By KAREN VELIE
San Luis Obispo County Counsel Rita Neal told the Board of Supervisors last year that they needed to hire a local attorney to represent the county’s interest in a national class action suit against Purdue Pharma over the opioid epidemic.
She recommended local attorney Don Ernst, a man who has close ties to Neal. The Board of Supervisors agreed to a contingency fee agreement with Ernst even though the case had reached its settlement stage long before Neal recommended him. Ernst could now stand to collect a substantial amount of money from a $6 billion national settlement reached by 23 states and more than 2,000 local governments.
California is expected to get $486 million to pay for opioid addiction treatment and prevention.
Neal made her recommendation despite a vote by the Board of Supervisors some years earlier to have the District Attorney’s Office upgrade its consumer protection department. District Attorney Dan Dow was allowed to hire an attorney and investigator who were to be funded by lawsuit revenues.
Dow disagrees with Neal’s hiring of a private attorney when his office should have been involved in the process.
“The District Attorney’s Office was not consulted regarding the county’s opioid litigation and was not asked to give our approval for the use of our exclusive prosecutorial authority,” Dow said. “If I had been asked, I would not have agreed because the hiring of private lawyers on a contingent-fee violates California’s ethical principles for public prosecutors, according to Supreme Court decisions and the California District Attorney’s Association ethics manual.”
Dow is the chair of the California District Attorney’s Association Consumer Protection Committee.
The recommendation of Ernst also appears to violate California’s Business and Professions Code 17204, which requires the District Attorney’s Office have first crack at representing the county in the suit, according to Dow.
Contingency fee agreements typically call for attorneys to be paid a percentage of the settlement or award in civil cases. Those percentages usually start at 33 percent and go up depending on the type of case and its particular elements.
It’s not known what percentage the Board of Supervisors agreed to regarding Neal’s recommendation because it was agreed to in closed session. It is also not known what role Ernst played or would play in the settlement that was finalized by a federal judge in March of this year. The lawsuit entered its end process in August, 2019, when the Sackler family, the owners of Purdue Pharma, offered a multi-billion-dollar settlement.
The Board of Supervisors is scheduled to discuss whether Ernst or the District Attorney’s Office should represent the county in the case during closed session on Tuesday, according to the agenda.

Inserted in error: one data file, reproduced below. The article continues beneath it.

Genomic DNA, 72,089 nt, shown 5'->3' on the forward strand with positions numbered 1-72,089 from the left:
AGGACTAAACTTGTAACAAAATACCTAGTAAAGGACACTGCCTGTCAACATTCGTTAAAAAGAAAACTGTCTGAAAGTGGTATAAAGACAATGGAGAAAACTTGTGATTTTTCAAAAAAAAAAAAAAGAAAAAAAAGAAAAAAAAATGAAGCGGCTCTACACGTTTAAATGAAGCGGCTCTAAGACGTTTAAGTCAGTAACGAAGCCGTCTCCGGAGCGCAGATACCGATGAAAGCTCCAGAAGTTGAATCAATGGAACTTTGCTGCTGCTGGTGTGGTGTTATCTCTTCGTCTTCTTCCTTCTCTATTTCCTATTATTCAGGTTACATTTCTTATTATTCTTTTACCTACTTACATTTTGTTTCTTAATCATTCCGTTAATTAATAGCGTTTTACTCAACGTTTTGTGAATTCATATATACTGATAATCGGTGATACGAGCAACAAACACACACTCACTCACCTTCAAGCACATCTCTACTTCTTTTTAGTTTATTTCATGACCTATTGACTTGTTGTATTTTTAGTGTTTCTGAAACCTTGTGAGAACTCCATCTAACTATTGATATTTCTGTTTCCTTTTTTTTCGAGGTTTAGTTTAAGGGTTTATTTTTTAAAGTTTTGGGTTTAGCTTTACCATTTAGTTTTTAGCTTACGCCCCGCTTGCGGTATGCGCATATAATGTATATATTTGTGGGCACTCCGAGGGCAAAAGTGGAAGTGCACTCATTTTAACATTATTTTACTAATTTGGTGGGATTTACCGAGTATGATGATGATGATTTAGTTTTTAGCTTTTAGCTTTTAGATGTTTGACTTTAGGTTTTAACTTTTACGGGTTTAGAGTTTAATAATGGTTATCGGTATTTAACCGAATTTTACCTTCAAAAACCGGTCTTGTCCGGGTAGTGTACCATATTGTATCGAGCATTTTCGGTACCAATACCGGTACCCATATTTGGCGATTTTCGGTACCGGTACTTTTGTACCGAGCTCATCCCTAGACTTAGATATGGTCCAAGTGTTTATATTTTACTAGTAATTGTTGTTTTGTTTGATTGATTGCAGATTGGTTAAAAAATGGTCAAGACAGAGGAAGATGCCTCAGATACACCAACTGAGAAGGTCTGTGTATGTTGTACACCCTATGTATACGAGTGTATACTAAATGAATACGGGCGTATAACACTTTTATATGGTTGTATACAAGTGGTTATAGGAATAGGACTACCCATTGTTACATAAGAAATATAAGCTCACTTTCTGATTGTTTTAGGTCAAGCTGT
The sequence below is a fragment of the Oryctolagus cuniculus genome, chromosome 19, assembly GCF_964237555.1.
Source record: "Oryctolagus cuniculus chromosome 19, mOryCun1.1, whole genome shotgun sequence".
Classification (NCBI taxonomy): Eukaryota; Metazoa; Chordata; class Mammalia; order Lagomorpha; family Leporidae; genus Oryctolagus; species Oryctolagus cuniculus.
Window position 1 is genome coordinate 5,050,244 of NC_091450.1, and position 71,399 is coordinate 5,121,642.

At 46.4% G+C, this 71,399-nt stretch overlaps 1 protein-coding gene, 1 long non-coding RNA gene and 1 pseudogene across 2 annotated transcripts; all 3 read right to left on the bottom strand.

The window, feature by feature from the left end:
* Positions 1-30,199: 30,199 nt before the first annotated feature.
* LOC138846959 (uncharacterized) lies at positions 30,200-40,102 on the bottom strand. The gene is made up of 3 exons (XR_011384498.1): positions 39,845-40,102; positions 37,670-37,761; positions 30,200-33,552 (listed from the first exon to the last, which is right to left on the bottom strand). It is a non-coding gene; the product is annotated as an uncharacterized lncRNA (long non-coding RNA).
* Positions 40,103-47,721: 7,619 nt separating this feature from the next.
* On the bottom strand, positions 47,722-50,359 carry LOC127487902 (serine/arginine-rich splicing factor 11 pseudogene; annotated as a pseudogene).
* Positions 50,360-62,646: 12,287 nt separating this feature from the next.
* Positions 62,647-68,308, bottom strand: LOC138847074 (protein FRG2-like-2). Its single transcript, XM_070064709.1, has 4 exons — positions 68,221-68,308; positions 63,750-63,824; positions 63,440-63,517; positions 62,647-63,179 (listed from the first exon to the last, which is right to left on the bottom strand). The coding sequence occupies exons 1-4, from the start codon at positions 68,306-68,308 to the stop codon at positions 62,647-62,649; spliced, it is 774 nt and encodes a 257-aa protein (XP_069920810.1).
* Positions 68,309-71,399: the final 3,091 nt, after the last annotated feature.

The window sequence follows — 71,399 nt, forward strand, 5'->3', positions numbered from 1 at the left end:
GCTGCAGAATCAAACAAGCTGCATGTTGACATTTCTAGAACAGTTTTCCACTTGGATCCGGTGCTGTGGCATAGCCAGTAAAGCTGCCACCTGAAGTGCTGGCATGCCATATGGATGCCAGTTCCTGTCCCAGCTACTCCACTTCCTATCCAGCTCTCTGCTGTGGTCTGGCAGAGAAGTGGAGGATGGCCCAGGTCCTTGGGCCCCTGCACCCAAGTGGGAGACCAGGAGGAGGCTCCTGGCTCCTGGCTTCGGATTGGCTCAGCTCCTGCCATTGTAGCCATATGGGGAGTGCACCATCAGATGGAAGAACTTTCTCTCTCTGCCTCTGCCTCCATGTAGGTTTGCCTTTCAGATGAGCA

Ernst met with Supervisor Lynn Compton after she voted against renewing Neal’s contract with the county, to voice his support of Neal.
Ernst told Compton that Neal is “family,” Compton said. Ernst warned that if Compton made another attempt to remove Neal, he would put enough money in to her opponent’s campaign to defeat her in the 2022 election. Ernst’s wife and business partner then donated heavily to Jimmy Paulding’s successful campaign for supervisor.
The Centers for Disease Control and Prevention estimated that overdose deaths from opioids topped 136,000 in the past two years. The CDC also reported that the opioid epidemic costs the United States $1 trillion a year.
The settlement protects the Sackler family from any existing or future lawsuits filed over OxyContin and other Purdue pain medications, National Public Radio reported in March, when the settlement was approved by a federal judge. It does not shield either the Sacklers or Purdue from any criminal prosecutions.
The Sackler family has admitted no wrongdoing in its business practices.
The settlement covers 138,000 claims made against Purdue over deaths, the birth of children exposed to OxyContin who suffered neonatal abstinence syndrome, and expenses resulting from opioid addiction. Claims required that people provide detailed accountings of prescriptions, urine tests, doctors visits, detox and rehab stays, National Public Radio reported in Sept. 2021.
NPR reported that the family of one opioid addiction victim, who spent $125,000 trying to treat his addiction, could receive a maximum award of between $26,000 and $40,000 over his death.
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